Autoimmune hemolytic anemia is a blood disorder that is characterized by the production of antibodies by the immune system of the body which attack and destroy red blood cells in the bloodstream.1
In just over half the cases of this disorder, the cause is unknown and referred to as idiopathic autoimmune hemolytic anemia. In the other just under 50 percent of cases, there are certain risk factors associated with the development of the condition and these are termed secondary causes of autoimmune hemolytic anemia.
Secondary autoimmune hemolytic anemia can then be further classified into the warm and cold types of the disease. The warm type is the more common of the two but also the less severe condition. It causes less problematic signs and symptoms and is easier to manage than the cold type.
Warm type autoimmune hemolytic anemia seems to be associated with conditions such chronic lymphocytic leukemia and lymphoma, as well as other autoimmune conditions such as lupus, rheumatoid arthritis, and celiac disease. The cold type can be triggered by exposure to cold temperatures.
Viral infections are known to be secondary causes of both the warm and cold types of this condition.
Viral infections associated with the blood disorder
The following viruses are associated with the development of warm type autoimmune hemolytic anemia:
- Hepatitis A or E
- Epstein-Barr virus (EBV)
- Cytomegalovirus (CMV)
- Human parvovirus B19
The mechanism of how these viruses trigger the immune system into producing red blood cell antibodies may involve activation of the B-cells of the immune system in response to these infections.2
Another thought around how viruses may cause this problem is through reactivation of the herpesviruses such as EBV and CMV, although secondary autoimmune hemolytic anemia is mainly linked to primary viral infections. The hypothesis behind the reactivation theory is that the latent herpesviruses can alter the way the immune system responds to repeat infections caused by these organisms. Also, it seems that these viruses can actually worsen the health status of patients diagnosed with the blood disorder.2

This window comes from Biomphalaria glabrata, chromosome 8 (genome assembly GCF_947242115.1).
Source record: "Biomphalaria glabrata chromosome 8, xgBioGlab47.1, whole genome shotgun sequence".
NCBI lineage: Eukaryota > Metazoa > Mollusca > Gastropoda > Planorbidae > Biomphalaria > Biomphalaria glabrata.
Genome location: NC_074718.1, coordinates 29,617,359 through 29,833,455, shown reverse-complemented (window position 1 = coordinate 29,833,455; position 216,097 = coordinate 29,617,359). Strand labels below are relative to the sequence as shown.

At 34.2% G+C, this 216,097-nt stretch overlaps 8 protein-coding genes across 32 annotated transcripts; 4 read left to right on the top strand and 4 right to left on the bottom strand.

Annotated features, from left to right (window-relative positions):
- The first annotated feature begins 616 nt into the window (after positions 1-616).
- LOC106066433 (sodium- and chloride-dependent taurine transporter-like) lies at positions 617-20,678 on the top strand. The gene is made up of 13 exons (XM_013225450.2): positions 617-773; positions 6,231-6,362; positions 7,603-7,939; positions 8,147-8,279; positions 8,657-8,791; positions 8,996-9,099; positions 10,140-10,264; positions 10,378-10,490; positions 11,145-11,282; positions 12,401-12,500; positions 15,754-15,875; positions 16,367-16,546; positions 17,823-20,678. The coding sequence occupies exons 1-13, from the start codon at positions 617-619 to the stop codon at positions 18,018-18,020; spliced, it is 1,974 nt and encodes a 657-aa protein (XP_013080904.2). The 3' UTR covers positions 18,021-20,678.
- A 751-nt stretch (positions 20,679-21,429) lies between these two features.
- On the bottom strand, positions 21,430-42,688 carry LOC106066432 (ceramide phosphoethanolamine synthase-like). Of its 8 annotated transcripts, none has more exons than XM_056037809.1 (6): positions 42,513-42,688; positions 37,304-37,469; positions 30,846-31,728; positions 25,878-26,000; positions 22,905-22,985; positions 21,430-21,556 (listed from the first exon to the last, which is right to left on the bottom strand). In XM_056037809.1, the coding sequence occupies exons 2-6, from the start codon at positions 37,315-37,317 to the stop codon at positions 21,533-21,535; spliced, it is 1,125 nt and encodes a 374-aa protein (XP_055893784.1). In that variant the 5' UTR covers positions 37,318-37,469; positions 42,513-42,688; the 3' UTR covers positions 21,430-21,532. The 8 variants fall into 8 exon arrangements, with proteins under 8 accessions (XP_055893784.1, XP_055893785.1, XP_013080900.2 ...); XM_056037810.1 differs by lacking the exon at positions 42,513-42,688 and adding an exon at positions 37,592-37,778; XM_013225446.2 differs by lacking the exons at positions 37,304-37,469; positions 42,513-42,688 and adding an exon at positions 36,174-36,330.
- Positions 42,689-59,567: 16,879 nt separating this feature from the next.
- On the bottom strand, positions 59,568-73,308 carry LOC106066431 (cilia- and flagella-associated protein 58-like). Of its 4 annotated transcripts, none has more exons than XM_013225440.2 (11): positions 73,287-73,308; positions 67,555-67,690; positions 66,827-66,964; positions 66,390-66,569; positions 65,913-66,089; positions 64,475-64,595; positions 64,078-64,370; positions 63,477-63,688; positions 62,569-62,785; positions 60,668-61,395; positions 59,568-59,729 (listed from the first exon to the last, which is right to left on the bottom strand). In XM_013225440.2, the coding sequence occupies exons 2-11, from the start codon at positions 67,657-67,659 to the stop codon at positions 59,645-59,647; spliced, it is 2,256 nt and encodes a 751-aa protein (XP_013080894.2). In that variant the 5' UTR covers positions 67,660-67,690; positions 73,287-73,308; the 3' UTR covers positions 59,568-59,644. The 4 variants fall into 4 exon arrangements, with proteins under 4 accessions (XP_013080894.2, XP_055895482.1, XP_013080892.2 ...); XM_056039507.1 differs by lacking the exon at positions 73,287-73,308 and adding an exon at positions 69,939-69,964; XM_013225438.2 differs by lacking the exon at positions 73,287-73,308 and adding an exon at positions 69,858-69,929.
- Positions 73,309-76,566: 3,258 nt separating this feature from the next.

Another theory associating the development of autoimmune hemolytic anemia due to reactivation of latent herpesviruses is through the administration of vaccines. However, this is purely a theory and there are no known or reported cases where autoimmune hemolytic anemia was caused by vaccine administration.
Influenza and autoimmune hemolytic anemia
There has also been a growing concern regarding the possibility of developing autoimmune hemolytic anemia secondary to the presence of an influenza virus infection or the administration of an influenza vaccine. The development of the blood disorder secondary to an influenza infection was reported in three cases from the English literature and one case from the Japanese literature. In one of the cases, the child who developed autoimmune hemolytic anemia after contracting the influenza virus was already known to have acute lymphoblastic leukemia, so this may have been the actual trigger for the blood disorder rather than the influenza virus.3
In the other three cases, two of the patients were elderly individuals with other chronic conditions which increased their morbidity and mortality risk, but there was a case of a 19-year old girl who developed the hemolytic anemia after contracting the influenza virus. She didn’t have any other co-morbidities but the influenza virus she contracted was the H3N2 mutation, otherwise known as ‘bird-flu’, which is associated with increased complications due to its resistance against the body’s immune system.
Some of these patients also received the anti-viral medication oseltamivir because they were infected with either the mentioned H3N2 influenza mutation or the H1N1 (swine flu) variant. For this reason, drug-induced autoimmune hemolytic anemia could also not be excluded as a possible differential diagnosis of the virus-induced blood disorder. In one case, oseltamivir was the cause of the hemolytic anemia and the patient recovered around two weeks after the drug was discontinued.3
Influenza virus infections may cause autoimmune hemolytic anemia in few cases and these patients may go into spontaneous remission once the viral infection has resolved.
It’s important to mention though that secondary autoimmune hemolytic anemia may be a fatal primary illness in patients who develop influenza infections if they are in poor health at the time of diagnosis.